Our daily lives become more and more dependent on satellite communications.
However, satellite communication is easily to be jammed or intercepted for its
openness. Not only military satellite systems need secure protection but also
civil systems. For Pay-TV broadcasting, security problems cause massive financial
losses to the providers. Private and business users expect secure transmission
of their data (Hermanns et al., 2005).
Today, no special effort is done in civil satellite communications to secure
the transmission on the physical layer. Even some military communications need
more solutions to prevent jamming and interceptions. The exiting anti-detection
and anti-interception methods in physical layer could be sorted into four kinds.
They are space-domain, frequency-domain, time-domain and code-domain. In space-domain,
the main idea is beam narrowing. The anti-detection performance is realized
by precise directional communication. However, the detector could still be placed
just in the beam or closely enough to the transmitter. In frequency-domain,
frequency hopping technique is so costly and complicated that civil wireless
communications can not afford. In time-domain, though many methods are proposed
to increase the difficulty of detection, the benefit is limited. Some mixed
modes are also proposed like space-time code scheme (Mingxin
et al., 2008).
In code-domain, Direct Sequence Spread Spectrum (DSSS) systems were thought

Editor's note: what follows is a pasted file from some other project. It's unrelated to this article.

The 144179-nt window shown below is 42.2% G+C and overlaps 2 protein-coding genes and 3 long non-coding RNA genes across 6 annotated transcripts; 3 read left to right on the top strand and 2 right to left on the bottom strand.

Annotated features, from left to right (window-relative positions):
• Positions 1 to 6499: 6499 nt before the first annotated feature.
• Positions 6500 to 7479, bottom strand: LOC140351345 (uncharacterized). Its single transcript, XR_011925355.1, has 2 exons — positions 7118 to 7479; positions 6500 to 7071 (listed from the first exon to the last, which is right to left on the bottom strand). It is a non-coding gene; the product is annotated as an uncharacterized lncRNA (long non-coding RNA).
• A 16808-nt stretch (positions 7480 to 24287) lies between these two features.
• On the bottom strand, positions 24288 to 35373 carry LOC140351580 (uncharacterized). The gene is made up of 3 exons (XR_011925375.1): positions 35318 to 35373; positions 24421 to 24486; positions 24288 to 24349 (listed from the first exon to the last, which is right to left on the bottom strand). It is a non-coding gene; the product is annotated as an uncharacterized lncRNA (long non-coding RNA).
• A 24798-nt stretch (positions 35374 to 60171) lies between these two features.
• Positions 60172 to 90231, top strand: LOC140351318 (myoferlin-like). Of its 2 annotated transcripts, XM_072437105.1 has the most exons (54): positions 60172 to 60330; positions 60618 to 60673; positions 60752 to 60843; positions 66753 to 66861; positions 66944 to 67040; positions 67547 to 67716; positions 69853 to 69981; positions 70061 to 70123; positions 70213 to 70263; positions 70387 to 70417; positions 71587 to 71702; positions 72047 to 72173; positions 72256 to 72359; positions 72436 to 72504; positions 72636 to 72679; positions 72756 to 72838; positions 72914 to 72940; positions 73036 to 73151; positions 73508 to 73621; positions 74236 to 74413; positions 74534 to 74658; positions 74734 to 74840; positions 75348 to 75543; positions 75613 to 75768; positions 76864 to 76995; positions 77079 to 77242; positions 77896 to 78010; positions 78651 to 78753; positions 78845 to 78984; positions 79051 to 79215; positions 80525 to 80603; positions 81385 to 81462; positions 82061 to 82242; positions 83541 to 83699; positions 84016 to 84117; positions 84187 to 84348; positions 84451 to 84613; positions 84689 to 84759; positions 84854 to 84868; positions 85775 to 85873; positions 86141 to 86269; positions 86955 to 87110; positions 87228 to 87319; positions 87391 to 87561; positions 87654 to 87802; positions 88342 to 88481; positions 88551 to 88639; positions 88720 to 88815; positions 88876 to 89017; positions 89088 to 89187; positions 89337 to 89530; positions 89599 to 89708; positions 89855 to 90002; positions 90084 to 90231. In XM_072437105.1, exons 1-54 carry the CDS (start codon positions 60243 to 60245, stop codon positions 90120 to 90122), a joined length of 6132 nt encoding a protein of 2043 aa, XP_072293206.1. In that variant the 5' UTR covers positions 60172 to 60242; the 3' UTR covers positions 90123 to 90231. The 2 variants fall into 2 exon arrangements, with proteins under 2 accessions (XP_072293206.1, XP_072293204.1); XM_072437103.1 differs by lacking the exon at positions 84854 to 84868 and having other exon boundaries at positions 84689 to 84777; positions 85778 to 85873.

to be secure but all the secure performance is based on the assumption that
the code sequence is unknown for interceptors. However, this assumption is not
the truth any more. Most DSSS systems are using vulnerable Linear Feedback Shift
Register (LFSR) generators to create the spreading sequences. According to the
research, the hidden 42-bit LFSR mask value of IS-95 mobile phone communications
can be revealed in about 1 sec of interception. The argument of CDMA-based voice
privacy in IS-95 is weakened by this (Hermanns et al.,
2005). DSSS systems which do not use LFSR could be cracked too with more
time and calculations.
Despite wireless communications, DSSS communication system also has applications
in optical LAN to transmit private data (Britto and Sankaranarayanan,
2006). Its security mechanism will be broken either when the code is decrypted.
Many detection and interception algorithms are developed. Some of them base
on the energy detection. Some utilize autocorrelation of spreading code (Polydoros